11. However, an exception to Article 301 and its operation was judicially crated in Automobile Transport (Rajasthan) Ltd. v. State of Rajasthan The challenge in that case was to the
Rajasthan Motor Vehicles Taxation Act, 1951. The challenge under Article 301 was rejected by the Constitution Bench by holding that "the taxes are compensatory taxes which instead of hindering trade, commerce and intercourse facilitate them by providing and maintaining the roads". The following observation at paragraph 21 of the report also merit attention:
"If a statute fixes a charge for a convenience or service provided by State or an agency of the State and imposes it upon those who choose to avail themselves of the service or convenience, the freedom of trade and commerce may well be considered unimpaired."
12. Thus the concept of "compensatory taxes" was propounded. Therefore taxes which would otherwise interfere with the unfettered freedoms under Article 301 will be protected from the vice of unconstitutionality if they are compensatory. The question therefore is, is the Act impugned in the present case compensatory?
In Automobile Transport, it was said:
"... .a working test for deciding whether a tax is compensatory or not is to enquire whether the trades people are having the use of certain facilities for the better conduct of their business and paying not patently much more than what is required for providing the facilities".
13. Right from 1962 upto 1995, this working test was applied by this Court only in relation to Motor Vehicles Taxes for deciding whether it was compensatory or not. The decisions proceeded on the principle adumbrated in Automobile Transport which was paraphrased by Mathew, J speaking for a Bench of three Judges in G.K. Krishnan v. State of Tamil Nadu : that "the very idea of compensatory tax is service more or less commensurate with the tax levied". As the operation of motor vehicles has direct relation to the use of roads/bridges, the statistics relating to receipts and expenditure for constructing roads and bridges for some years were considered in each case, in order to judge whether the tax was not patently more than what was required to provide the facility, and therefore compensatory. [See: Shaik Madar Saheb and Ors. v. The State of Andhra Pradesh : ,; Bolani Ores Ltd. v. State of Orissa :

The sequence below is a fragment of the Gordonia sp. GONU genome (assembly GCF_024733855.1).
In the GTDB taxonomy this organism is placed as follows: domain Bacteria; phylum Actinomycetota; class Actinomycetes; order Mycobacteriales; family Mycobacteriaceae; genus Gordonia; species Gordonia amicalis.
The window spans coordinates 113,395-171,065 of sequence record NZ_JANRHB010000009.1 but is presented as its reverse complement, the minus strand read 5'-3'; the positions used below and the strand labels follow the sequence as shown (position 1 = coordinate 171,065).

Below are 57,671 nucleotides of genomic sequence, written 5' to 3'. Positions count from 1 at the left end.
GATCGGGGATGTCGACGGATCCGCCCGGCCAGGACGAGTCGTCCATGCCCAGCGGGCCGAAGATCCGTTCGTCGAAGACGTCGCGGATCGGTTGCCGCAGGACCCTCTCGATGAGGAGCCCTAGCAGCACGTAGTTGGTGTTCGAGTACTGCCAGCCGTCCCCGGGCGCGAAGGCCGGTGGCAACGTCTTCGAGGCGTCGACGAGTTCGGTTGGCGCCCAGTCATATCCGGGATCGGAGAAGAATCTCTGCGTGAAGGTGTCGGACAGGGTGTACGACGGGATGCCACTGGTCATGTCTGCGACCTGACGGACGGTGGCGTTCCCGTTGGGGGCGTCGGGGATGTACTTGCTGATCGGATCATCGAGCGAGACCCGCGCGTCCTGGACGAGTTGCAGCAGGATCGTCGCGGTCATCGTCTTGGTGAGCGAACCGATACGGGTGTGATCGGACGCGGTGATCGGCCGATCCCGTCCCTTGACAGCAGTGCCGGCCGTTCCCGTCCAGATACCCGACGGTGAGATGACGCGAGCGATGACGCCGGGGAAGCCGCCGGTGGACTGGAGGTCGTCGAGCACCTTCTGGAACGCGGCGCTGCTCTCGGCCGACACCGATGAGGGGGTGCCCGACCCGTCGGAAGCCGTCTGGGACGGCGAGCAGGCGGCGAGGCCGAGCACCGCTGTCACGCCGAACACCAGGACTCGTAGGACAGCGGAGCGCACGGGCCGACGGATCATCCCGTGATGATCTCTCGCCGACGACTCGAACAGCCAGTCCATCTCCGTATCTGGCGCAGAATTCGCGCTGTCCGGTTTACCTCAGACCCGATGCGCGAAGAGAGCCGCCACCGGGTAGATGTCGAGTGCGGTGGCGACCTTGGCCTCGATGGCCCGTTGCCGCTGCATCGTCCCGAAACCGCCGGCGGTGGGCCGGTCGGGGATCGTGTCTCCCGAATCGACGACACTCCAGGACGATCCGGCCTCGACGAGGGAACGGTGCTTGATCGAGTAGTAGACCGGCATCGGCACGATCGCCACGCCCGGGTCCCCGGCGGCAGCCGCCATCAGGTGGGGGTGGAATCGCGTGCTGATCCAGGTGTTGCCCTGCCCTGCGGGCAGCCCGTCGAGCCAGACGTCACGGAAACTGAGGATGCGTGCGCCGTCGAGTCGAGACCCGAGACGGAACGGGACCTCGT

; G.K. Krishnan v. State of Tamil Nadu :
; International Tourist Corporation v. State of
Haryana: ; Malwa Bus Service (P) Ltd. v. State of Punjab ; Mrs. Meenakshi v. State of Karnataka :
14. The only case cited at the bar dealing with tax other than motor vehicles tax during the aforementioned period is the case of Kamalit Singh v. Municipal Board . In that case the toll tax levied under the U.P. Municipalities Act on vehicles and other conveyances entering the municipal limits was tested from the standpoint of Article 301. It was held that the tax cannot be treated to be compensatory tax for the reason that the Municipal Board provided no facilities whatever to the owners of vehicles like State carriages making use of national highway in question.
15. The following propositions are deducible from these cases:
1) The essence of Article 301 is a right of free movement of trade without any obstructions by way of barriers - inter-State or intra-state or impediments operating as such barriers. Taxes which have a direct impact on the flow of trade and commerce constitute a violation of Article 301 unless the legislation is brought within the scope of Article 304(b).
2) The tax levied upon the entry of goods into a local area for the purpose of use, consumption or sale therein has a direct effect on the movement of goods and therefore it can be saved only if the levy is in the nature of compensatory tax for the use of trading facilities or it comes under the protective umbrella of Article 304.
3) So long as a tax remains compensatory or regulatory, it cannot operate as a hindrance to trade. Regulatory measures or compensatory taxes imposed to provide facilities and services to traders do not affect the freedom contemplated by Article 301 and such measures/taxes need not comply with the requirements of Article 304.
4) Tax imposed for augmenting general revenues of the State such as Sales Tax, Is not compensatory. However, Motor Vehicles Tax is a typical instance of compensatory tax because, in substance, it is a tax imposed for the use of roads in the State and the tax enables the State to provide and maintain roads.
5) It is of the essence of compensatory tax that the service rendered or facility provided should be more or less commensurate with the tax levied.